Christmas at Mark’s House

by | Nov 28, 2021


Jarrett McLaughlin
Christmas at Mark’s House
November 28, 2021
Advent 1


In Kansas City, where Meg and I once lived, one could make a number of pilgrimage stops right after Thanksgiving. Kansas City may be known as the city of fountains, but once Christmas hits, they take their exterior illumination very seriously.

One year there was a house that was absolutely covered in lights: trees wrapped from root to crown, Santas and Snowmen and icicles everywhere – all of it blinking in time to Christmas Music playing on some AM station you could tune in to. It was epic.

Right next door there was a house that was completely bare, except for a single, solitary strand of lights that spelled the word “Ditto” in cursive with an arrow pointing to their more seasonally zealous neighbors.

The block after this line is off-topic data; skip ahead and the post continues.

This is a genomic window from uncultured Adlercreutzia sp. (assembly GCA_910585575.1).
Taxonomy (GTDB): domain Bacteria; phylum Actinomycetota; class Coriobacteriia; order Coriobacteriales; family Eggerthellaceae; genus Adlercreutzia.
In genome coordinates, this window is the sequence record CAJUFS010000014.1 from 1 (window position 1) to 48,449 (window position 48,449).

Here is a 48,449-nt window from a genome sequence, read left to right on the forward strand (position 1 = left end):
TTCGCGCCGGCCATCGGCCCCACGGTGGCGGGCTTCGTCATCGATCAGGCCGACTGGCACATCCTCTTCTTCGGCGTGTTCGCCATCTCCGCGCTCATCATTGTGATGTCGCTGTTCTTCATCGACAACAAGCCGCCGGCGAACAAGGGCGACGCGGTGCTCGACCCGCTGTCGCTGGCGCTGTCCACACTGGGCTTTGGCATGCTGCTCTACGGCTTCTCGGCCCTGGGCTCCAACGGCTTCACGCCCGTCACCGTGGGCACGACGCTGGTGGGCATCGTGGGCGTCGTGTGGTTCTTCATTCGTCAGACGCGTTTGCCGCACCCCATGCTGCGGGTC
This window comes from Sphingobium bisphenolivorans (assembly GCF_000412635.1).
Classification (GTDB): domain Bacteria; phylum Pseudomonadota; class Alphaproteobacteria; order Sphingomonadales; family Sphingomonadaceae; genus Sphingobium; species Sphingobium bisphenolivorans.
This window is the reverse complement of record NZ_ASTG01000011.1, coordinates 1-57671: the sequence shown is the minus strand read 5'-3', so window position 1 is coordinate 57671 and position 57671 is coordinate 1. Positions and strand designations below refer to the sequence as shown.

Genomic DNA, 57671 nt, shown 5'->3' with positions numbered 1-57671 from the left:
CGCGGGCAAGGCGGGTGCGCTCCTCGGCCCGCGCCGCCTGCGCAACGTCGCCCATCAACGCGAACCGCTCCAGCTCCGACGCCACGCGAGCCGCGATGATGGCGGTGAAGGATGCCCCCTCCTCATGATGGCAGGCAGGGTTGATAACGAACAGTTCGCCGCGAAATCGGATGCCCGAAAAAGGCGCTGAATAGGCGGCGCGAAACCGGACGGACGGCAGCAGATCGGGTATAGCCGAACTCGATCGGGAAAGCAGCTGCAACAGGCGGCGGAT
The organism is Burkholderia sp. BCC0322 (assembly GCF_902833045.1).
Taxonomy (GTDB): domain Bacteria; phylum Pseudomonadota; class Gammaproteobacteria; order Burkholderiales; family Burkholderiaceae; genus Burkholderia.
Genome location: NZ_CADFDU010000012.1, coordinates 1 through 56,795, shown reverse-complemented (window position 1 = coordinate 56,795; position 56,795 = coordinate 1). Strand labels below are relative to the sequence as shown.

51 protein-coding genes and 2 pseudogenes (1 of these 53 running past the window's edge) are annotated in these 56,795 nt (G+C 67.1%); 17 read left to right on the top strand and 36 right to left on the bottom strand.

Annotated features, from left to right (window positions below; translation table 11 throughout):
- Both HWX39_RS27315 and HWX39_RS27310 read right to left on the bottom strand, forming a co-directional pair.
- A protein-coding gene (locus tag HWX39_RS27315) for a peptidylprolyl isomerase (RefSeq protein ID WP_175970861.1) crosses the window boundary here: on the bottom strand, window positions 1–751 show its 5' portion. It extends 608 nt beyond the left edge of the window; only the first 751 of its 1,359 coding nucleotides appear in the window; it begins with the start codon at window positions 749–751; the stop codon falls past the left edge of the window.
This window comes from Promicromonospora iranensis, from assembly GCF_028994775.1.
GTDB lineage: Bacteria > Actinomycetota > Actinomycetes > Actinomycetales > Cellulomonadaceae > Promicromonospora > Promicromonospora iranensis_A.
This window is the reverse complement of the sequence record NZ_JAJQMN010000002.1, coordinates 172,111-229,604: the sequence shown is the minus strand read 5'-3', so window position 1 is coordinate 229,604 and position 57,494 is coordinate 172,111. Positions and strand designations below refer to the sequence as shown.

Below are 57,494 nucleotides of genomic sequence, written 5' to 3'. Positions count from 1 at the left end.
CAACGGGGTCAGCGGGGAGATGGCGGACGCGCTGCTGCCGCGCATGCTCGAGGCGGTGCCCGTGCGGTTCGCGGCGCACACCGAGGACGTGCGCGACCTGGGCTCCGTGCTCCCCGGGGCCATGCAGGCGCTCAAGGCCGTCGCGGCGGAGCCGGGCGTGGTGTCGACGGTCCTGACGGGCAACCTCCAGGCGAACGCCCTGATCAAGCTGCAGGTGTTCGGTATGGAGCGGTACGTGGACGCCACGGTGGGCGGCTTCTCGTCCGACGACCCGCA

Not only was it hilarious but it was also this stark reminder that no two households celebrate this holiday in quite the same way.

Today we are starting an Advent sermon series in which we will take a tour of the four different Gospel homes at Christmas time. I guarantee you, no two are alike.

The Church has long been famous for combining the Matthew and Luke stories in order to maximize bathrobe usage among children in many a Christmas pageant, but this year let’s allow each story to stand on its own and focus on what each Gospel writer would wish for us to understand about Jesus and his beginnings.

Now I’ll say it right up front – Mark’s house is the oddball. If we imagine walking up the path to Mark’s house, there are no twinkling lights, no wreaths or trees, no candles in the windows, no nativity scenes – there’s nary a single decoration in sight.

In fact, you wouldn’t be wrong to wonder if there’s nobody home. The house feels empty – except for that peculiar uncle standing outside and peeking in the windows. You know the one – the uncle who shows up like clockwork whether you plan to be there this year or not.

All of this is to say – the Gospel of Mark really doesn’t have a Christmas story per se. Instead, Mark begins the story like this:



The beginning of the good news of Jesus Christ, the Son of God.
As it is written in the prophet Isaiah: